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What are some openings that are extremely difficult to obtain a draw in? I have been recently playing openings like the Ruy Lopez and facing a lot of draws.

  • 5
    If you play f3 and g4 it is extremely difficult to obtain a draw. ;-) – BlindKungFuMaster Apr 4 '15 at 9:41
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    You can answer 1.c4 with resignation, as Oscar Panno did. – Keba Apr 4 '15 at 12:34
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If you play more aggressively and choose sharper lines, your draw rate will go down - though not necessarily the way you want it to.

Generally gambit lines are sharp, whether you are giving or taking the pawn. So you could play the King's Gambit instead of the Ruy Lopez.

Another possibility is to play the Italian Game and choose the Evans Gambit against 3…Bc5 and 4.Ng5 against 3.Nf6.

But although the Ruy Lopez is a rather strategic opening, a high draw rate in your games is more likely connected to your style of play. If you keep the tension, i.e. not going for exchanges, and try to build a strong kingside attack, you should get a lot of decisive games even in the Ruy.

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To avoid draws, pick openings that offer a lot of imbalances. Most striking is any gambit. Of course most openings are ultimately refuted but playing the kings gambit, evans gambit, smith morra, and etc will work for a while. Plus, a lot of gambits are refuted in a way where the opposing side simply equalises in a drawish game. If it is desired to play openings that are sound or close to sound, then playing openings such as the scotch, sicilian, King's Indian, Dutch (leningrad), french, caro kann, grunfeld, queens gambit, etc. What ever you do, avoid symmetrical openings like the exchange slav or the exchange french. It is important to note that the opening may not be to blame, it may very well be your playing style. Perhaps you play too safe. Put in some exchange sacrifices, attack, gambit a pawn for lines or initiative, and fight.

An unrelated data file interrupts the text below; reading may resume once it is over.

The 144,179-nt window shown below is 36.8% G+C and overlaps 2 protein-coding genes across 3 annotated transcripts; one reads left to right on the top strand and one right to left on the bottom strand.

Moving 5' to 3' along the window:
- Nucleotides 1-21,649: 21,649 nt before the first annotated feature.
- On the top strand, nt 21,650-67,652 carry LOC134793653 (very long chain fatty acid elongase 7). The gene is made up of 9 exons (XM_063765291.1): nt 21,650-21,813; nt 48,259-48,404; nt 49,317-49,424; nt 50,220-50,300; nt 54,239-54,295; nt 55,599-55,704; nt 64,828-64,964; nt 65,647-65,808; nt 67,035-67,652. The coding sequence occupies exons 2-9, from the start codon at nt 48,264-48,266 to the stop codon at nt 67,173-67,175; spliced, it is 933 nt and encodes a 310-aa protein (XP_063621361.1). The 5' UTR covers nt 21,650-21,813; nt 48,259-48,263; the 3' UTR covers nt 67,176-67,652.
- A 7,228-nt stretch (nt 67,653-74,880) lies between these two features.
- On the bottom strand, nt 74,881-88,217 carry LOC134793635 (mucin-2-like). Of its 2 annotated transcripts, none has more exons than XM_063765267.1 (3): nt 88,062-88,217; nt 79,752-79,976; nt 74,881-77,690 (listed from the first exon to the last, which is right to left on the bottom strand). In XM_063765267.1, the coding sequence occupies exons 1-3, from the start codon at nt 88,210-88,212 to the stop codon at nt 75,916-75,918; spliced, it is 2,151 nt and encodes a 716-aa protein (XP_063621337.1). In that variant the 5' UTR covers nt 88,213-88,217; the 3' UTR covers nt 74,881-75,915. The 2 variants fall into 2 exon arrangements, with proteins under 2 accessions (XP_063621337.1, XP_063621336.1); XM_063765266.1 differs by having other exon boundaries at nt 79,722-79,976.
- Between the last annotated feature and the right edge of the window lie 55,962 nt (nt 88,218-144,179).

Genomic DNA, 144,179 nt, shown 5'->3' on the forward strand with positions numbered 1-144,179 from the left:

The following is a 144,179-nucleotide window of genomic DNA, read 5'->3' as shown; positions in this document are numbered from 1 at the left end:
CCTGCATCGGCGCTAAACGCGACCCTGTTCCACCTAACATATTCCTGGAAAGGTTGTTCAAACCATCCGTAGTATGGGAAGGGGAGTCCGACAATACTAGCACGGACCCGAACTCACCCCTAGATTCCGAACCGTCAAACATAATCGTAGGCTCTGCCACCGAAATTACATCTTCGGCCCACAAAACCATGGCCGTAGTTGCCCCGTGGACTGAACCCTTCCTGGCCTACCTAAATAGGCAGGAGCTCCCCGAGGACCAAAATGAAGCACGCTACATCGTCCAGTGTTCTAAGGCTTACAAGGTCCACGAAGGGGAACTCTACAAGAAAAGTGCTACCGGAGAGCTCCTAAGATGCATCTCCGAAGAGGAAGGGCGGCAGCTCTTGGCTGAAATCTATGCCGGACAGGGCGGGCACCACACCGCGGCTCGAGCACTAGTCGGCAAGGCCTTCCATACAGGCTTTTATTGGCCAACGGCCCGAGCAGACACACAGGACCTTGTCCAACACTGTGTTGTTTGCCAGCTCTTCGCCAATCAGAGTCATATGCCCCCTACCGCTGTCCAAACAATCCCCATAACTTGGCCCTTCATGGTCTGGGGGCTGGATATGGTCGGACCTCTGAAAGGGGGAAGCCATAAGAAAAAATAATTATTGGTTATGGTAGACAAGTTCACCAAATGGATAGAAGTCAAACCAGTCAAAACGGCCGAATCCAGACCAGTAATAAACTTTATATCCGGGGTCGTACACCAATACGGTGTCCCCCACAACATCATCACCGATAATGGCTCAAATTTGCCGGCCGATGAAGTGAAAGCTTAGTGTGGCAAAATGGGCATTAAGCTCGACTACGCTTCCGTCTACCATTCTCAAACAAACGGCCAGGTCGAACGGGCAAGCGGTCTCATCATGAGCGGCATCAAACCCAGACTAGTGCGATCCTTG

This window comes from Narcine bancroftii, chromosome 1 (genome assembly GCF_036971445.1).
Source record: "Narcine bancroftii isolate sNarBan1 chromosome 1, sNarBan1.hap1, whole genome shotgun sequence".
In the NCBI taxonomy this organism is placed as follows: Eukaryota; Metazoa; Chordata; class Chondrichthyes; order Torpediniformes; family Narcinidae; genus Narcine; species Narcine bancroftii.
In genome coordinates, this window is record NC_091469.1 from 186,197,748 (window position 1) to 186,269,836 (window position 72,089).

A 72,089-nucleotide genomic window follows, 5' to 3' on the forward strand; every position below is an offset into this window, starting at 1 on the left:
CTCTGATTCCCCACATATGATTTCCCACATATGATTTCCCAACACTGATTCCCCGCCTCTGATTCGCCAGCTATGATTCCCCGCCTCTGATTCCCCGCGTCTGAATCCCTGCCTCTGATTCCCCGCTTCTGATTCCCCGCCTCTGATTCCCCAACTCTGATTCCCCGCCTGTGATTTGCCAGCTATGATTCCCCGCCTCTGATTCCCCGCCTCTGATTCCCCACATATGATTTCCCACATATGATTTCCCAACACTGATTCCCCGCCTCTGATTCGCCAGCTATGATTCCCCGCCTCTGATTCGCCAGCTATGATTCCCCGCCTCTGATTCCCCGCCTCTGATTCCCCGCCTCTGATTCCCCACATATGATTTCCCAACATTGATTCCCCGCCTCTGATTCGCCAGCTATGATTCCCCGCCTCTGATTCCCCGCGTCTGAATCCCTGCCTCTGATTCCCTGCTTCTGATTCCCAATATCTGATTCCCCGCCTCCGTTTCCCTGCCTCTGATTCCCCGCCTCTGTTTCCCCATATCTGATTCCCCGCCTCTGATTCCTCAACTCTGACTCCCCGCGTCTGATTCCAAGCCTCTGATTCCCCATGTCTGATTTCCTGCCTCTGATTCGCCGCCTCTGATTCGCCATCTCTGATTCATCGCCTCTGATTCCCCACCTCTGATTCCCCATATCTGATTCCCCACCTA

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The most "undrawable" openings (against you) are the ones that you play the best. If you are getting too many draws from your openings, you do not know them well enough to punish your opponents for their (inevitable) mistakes. (This advice does not apply if you e.g. continually get advantageous middle games, and then lose the advantage in the endgame; then you should work on your endgame.)

Former world champion J.R. Capablanca played only a handful of openings, played them time and time again, and played them perfectly. He could catch the tiniest error by an opponent, usually over the board, and if not then, in a post mortem for the next time. This was usually enough for him to win, since he was (in his time) the world's best endgame player.

He had a legendary undefeated streak for eight years. When he was finally defeated, it was because his opponents used openings he was unfamiliar with.

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